Problem

I'm trying to make a standard query pagination. I'm using SOAP API.

The logic is classic: LIMIT recordsByPage OFFSET (recordsByPage*pageNumber)+1,

It works fine, however, I'm facing the 2000 limit of OFFSET:

The maximum offset is 2,000 rows. Requesting an offset greater than 2,000 will result in a NUMBER_OUTSIDE_VALID_RANGE error.

I advice of SF to solve this limit is to create a QueryLocator and use the queryMore.

We have more than 100k records, and the recordsByPage ~50. If I need to go record #50000, It will take 1000 queryMore. Instead of that, if I use the max (2000) batch size in the queryLocator then I will require 25 queryMore.

From my view this approach is inefficient.

Question

What is the most efficient (performance + less api calls) way to make a query pagination ?

  • Do you care about the order of records? – endrju Dec 19 '13 at 15:34
  • 1
    Yes, if the records are not sorted, the pagination will not work. – Martin Borthiry Dec 19 '13 at 15:36
  • I really doubt if this can be accomplished in general on force.com. Can you explain your use case in more details? I bet the pagination won't be used by humans - who would be patient enough to review more than a few hundreds of records? IF the ordered column is unique, you could use the last seen value as a token for the WHERE clause. You could also replicate database to another SQL server, or... simply change your design. It just depends on the use case. – endrju Dec 19 '13 at 15:53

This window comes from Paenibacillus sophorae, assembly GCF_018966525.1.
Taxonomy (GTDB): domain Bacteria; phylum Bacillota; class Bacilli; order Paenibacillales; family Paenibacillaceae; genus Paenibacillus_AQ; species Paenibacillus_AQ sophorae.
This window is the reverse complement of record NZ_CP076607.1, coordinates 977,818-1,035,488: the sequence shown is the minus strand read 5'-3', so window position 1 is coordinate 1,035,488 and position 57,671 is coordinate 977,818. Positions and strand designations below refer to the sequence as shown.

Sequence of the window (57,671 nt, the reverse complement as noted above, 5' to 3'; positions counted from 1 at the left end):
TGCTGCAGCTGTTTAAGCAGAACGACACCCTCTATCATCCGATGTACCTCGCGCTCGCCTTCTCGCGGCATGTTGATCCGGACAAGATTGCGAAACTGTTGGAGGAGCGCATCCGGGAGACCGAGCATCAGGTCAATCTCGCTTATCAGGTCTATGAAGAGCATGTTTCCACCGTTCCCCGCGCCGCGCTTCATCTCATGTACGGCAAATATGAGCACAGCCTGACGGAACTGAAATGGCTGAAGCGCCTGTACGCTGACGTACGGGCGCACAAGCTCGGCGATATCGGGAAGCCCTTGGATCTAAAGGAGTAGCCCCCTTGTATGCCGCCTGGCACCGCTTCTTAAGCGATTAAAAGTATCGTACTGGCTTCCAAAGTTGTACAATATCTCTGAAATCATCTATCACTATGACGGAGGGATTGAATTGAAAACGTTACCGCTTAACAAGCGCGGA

• Are you using .NET to access the API? I figured out a way to efficiently do random access paging via the SOAP API, but it is bundled as part of a product that my company sells. I'll ask around to see if I'm allowed to share the technique publicly. – Daniel Ballinger Dec 19 '13 at 18:15
up vote 26 down vote accepted

QueryMore is the appropriate means of accomplishing this if you're getting data all at once. For pagination, such as in a website or portal, sort by some value then use filters. I would recommend a field with a high cardinality (e.g. many unique values) because it makes pagination that much easier.

I've posted this answer elsewhere, but I'll post it here, too. Let's say you're sorting by CreateDate or ID. Your first query would look like this:

SELECT Id, Name, CreatedDate FROM Account ORDER BY CreatedDate LIMIT 2000

At this point, you've got 2000 records to work with. Take the 2000th ID, and add it to your next query: